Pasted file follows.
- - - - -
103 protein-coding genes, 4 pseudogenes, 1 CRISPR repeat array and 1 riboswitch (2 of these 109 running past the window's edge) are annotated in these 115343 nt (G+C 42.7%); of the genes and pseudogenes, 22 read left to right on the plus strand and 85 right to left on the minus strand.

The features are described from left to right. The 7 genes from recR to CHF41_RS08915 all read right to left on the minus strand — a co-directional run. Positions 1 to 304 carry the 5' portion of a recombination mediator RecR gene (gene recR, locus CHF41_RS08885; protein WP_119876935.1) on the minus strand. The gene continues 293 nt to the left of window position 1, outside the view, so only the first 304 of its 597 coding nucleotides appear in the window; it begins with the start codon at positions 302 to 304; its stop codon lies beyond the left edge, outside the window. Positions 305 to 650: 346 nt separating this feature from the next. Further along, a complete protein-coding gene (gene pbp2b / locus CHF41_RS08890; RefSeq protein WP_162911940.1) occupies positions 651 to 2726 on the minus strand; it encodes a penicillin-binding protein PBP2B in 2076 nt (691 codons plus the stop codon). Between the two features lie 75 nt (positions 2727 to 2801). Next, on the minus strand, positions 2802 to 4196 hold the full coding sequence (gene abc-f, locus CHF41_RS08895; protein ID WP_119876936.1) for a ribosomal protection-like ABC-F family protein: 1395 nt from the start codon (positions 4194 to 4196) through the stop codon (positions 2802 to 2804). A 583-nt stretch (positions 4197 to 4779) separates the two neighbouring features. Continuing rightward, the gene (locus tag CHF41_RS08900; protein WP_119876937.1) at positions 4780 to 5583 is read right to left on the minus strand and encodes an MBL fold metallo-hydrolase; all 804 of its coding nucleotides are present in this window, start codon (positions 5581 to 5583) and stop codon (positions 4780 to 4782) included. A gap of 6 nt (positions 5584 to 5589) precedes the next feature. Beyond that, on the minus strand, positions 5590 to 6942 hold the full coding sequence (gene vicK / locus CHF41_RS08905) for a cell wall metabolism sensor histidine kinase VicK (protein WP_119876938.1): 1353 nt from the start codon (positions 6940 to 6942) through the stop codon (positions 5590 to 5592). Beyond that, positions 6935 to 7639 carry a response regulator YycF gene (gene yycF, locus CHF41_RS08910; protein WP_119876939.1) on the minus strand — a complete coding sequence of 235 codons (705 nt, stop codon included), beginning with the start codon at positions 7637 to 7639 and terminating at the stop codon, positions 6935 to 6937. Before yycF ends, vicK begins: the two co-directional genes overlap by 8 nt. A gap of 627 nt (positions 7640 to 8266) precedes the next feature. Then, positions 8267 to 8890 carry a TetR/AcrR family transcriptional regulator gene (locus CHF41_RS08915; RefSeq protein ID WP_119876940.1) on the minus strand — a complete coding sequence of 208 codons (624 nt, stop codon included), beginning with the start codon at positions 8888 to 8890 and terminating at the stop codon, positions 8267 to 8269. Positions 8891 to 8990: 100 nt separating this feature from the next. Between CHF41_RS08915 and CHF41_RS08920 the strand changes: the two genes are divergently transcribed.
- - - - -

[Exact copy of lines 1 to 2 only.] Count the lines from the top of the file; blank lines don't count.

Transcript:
103 protein-coding genes, 4 pseudogenes, 1 CRISPR repeat array and 1 riboswitch (2 of these 109 running past the window's edge) are annotated in these 115343 nt (G+C 42.7%); of the genes and pseudogenes, 22 read left to right on the plus strand and 85 right to left on the minus strand.

The features are described from left to right. The 7 genes from recR to CHF41_RS08915 all read right to left on the minus strand — a co-directional run. Positions 1 to 304 carry the 5' portion of a recombination mediator RecR gene (gene recR, locus CHF41_RS08885; protein WP_119876935.1) on the minus strand. The gene continues 293 nt to the left of window position 1, outside the view, so only the first 304 of its 597 coding nucleotides appear in the window; it begins with the start codon at positions 302 to 304; its stop codon lies beyond the left edge, outside the window. Positions 305 to 650: 346 nt separating this feature from the next. Further along, a complete protein-coding gene (gene pbp2b / locus CHF41_RS08890; RefSeq protein WP_162911940.1) occupies positions 651 to 2726 on the minus strand; it encodes a penicillin-binding protein PBP2B in 2076 nt (691 codons plus the stop codon). Between the two features lie 75 nt (positions 2727 to 2801). Next, on the minus strand, positions 2802 to 4196 hold the full coding sequence (gene abc-f, locus CHF41_RS08895; protein ID WP_119876936.1) for a ribosomal protection-like ABC-F family protein: 1395 nt from the start codon (positions 4194 to 4196) through the stop codon (positions 2802 to 2804). A 583-nt stretch (positions 4197 to 4779) separates the two neighbouring features. Continuing rightward, the gene (locus tag CHF41_RS08900; protein WP_119876937.1) at positions 4780 to 5583 is read right to left on the minus strand and encodes an MBL fold metallo-hydrolase; all 804 of its coding nucleotides are present in this window, start codon (positions 5581 to 5583) and stop codon (positions 4780 to 4782) included. A gap of 6 nt (positions 5584 to 5589) precedes the next feature. Beyond that, on the minus strand, positions 5590 to 6942 hold the full coding sequence (gene vicK / locus CHF41_RS08905) for a cell wall metabolism sensor histidine kinase VicK (protein WP_119876938.1): 1353 nt from the start codon (positions 6940 to 6942) through the stop codon (positions 5590 to 5592). Beyond that, positions 6935 to 7639 carry a response regulator YycF gene (gene yycF, locus CHF41_RS08910; protein WP_119876939.1) on the minus strand — a complete coding sequence of 235 codons (705 nt, stop codon included), beginning with the start codon at positions 7637 to 7639 and terminating at the stop codon, positions 6935 to 6937. Before yycF ends, vicK begins: the two co-directional genes overlap by 8 nt. A gap of 627 nt (positions 7640 to 8266) precedes the next feature. Then, positions 8267 to 8890 carry a TetR/AcrR family transcriptional regulator gene (locus CHF41_RS08915; RefSeq protein ID WP_119876940.1) on the minus strand — a complete coding sequence of 208 codons (624 nt, stop codon included), beginning with the start codon at positions 8888 to 8890 and terminating at the stop codon, positions 8267 to 8269. Positions 8891 to 8990: 100 nt separating this feature from the next. Between CHF41_RS08915 and CHF41_RS08920 the strand changes: the two genes are divergently transcribed.